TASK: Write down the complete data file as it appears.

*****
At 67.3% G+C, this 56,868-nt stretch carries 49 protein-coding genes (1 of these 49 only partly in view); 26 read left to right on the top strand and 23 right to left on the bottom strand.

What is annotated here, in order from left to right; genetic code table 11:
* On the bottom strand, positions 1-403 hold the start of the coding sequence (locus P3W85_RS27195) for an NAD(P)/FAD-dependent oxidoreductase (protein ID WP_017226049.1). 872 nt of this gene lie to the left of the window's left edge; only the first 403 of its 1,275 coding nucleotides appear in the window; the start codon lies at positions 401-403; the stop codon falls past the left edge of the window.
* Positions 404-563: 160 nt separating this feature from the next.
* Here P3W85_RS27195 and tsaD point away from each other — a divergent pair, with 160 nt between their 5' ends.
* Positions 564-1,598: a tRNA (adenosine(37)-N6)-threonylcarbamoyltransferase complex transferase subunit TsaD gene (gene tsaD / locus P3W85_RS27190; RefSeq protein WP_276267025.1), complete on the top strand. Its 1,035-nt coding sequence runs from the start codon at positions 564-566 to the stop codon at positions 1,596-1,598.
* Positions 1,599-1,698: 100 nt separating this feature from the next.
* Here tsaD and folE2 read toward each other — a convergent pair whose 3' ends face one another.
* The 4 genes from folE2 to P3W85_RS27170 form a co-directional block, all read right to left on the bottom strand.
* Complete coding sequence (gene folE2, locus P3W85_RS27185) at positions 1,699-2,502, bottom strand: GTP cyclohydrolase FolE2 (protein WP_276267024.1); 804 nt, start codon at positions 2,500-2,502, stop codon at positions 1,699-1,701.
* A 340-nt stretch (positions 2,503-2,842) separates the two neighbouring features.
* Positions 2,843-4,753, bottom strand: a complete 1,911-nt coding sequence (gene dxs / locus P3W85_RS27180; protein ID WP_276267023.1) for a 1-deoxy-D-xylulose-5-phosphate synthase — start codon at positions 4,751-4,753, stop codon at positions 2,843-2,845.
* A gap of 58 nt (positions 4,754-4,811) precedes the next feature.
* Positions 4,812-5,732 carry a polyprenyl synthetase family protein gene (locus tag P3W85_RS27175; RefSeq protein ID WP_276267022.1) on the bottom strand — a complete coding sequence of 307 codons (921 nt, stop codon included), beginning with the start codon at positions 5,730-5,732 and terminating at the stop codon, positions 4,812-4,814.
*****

At 67.3% G+C, this 56,868-nt stretch carries 49 protein-coding genes (1 of these 49 only partly in view); 26 read left to right on the top strand and 23 right to left on the bottom strand.

What is annotated here, in order from left to right; genetic code table 11:
* On the bottom strand, positions 1-403 hold the start of the coding sequence (locus P3W85_RS27195) for an NAD(P)/FAD-dependent oxidoreductase (protein ID WP_017226049.1). 872 nt of this gene lie to the left of the window's left edge; only the first 403 of its 1,275 coding nucleotides appear in the window; the start codon lies at positions 401-403; the stop codon falls past the left edge of the window.
* Positions 404-563: 160 nt separating this feature from the next.
* Here P3W85_RS27195 and tsaD point away from each other — a divergent pair, with 160 nt between their 5' ends.
* Positions 564-1,598: a tRNA (adenosine(37)-N6)-threonylcarbamoyltransferase complex transferase subunit TsaD gene (gene tsaD / locus P3W85_RS27190; RefSeq protein WP_276267025.1), complete on the top strand. Its 1,035-nt coding sequence runs from the start codon at positions 564-566 to the stop codon at positions 1,596-1,598.
* Positions 1,599-1,698: 100 nt separating this feature from the next.
* Here tsaD and folE2 read toward each other — a convergent pair whose 3' ends face one another.
* The 4 genes from folE2 to P3W85_RS27170 form a co-directional block, all read right to left on the bottom strand.
* Complete coding sequence (gene folE2, locus P3W85_RS27185) at positions 1,699-2,502, bottom strand: GTP cyclohydrolase FolE2 (protein WP_276267024.1); 804 nt, start codon at positions 2,500-2,502, stop codon at positions 1,699-1,701.
* A 340-nt stretch (positions 2,503-2,842) separates the two neighbouring features.
* Positions 2,843-4,753, bottom strand: a complete 1,911-nt coding sequence (gene dxs / locus P3W85_RS27180; protein ID WP_276267023.1) for a 1-deoxy-D-xylulose-5-phosphate synthase — start codon at positions 4,751-4,753, stop codon at positions 2,843-2,845.
* A gap of 58 nt (positions 4,754-4,811) precedes the next feature.
* Positions 4,812-5,732 carry a polyprenyl synthetase family protein gene (locus tag P3W85_RS27175; RefSeq protein ID WP_276267022.1) on the bottom strand — a complete coding sequence of 307 codons (921 nt, stop codon included), beginning with the start codon at positions 5,730-5,732 and terminating at the stop codon, positions 4,812-4,814.